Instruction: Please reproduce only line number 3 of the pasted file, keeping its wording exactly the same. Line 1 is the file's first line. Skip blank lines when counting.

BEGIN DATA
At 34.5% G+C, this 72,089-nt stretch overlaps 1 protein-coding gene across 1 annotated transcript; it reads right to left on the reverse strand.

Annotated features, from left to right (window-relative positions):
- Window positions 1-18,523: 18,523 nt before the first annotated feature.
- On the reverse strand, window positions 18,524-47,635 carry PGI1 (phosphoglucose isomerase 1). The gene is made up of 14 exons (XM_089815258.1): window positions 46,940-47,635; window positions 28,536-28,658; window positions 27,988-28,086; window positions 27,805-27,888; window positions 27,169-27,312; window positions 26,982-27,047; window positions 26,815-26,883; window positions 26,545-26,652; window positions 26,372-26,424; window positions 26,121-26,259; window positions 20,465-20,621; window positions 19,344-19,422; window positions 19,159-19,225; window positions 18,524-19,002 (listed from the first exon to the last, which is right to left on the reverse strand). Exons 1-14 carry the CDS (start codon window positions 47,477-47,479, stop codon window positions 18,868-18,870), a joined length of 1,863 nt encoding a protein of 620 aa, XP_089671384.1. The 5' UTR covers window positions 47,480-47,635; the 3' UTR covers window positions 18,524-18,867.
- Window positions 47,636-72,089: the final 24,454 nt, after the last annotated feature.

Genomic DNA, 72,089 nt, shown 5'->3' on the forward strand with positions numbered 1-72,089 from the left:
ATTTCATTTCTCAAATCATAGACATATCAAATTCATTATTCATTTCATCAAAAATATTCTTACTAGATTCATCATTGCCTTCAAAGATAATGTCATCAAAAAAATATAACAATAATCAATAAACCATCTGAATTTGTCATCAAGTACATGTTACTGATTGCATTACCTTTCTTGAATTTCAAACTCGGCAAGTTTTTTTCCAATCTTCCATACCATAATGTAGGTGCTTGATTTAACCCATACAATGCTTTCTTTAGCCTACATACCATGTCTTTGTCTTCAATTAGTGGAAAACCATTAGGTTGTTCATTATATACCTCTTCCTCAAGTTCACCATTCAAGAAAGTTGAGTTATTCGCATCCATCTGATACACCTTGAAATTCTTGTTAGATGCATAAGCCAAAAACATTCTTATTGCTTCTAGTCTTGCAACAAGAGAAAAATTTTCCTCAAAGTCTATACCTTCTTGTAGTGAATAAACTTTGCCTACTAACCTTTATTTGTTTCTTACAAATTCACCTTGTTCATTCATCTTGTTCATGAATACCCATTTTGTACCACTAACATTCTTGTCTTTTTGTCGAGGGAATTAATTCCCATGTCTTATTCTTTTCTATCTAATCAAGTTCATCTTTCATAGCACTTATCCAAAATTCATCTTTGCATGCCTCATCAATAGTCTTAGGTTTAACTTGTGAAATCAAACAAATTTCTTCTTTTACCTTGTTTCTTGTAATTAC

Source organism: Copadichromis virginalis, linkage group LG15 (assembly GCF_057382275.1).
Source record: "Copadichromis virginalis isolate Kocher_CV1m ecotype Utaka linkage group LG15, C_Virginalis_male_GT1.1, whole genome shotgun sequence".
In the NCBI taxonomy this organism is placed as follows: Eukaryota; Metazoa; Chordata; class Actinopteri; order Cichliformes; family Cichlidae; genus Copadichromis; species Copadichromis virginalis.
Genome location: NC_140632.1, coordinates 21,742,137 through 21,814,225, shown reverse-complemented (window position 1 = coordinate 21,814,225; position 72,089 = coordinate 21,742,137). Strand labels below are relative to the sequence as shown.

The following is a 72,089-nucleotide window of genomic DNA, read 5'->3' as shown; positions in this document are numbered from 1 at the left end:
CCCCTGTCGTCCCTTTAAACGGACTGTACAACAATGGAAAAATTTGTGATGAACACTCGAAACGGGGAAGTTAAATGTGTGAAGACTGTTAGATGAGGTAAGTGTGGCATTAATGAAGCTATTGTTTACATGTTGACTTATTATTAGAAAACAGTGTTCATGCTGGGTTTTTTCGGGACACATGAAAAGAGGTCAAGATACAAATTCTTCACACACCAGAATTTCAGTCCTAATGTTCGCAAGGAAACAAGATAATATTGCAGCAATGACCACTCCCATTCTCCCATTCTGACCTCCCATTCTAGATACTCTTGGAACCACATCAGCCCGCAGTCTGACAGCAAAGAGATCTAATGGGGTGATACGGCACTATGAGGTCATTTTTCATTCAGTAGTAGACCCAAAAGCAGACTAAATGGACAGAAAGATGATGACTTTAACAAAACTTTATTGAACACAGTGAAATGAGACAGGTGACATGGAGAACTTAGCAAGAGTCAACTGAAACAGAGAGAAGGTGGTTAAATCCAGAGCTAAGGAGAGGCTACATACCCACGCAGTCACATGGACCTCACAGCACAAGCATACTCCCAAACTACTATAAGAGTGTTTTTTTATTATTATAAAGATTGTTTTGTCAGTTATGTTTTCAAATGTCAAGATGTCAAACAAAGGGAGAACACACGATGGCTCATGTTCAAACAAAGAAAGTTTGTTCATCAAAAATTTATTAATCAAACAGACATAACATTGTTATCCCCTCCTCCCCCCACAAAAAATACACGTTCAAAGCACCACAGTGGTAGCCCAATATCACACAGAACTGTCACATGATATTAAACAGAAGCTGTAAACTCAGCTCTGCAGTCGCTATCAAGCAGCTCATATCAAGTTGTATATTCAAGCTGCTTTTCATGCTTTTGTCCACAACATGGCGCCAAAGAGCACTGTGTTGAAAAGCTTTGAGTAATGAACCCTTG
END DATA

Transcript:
- Window positions 1-18,523: 18,523 nt before the first annotated feature.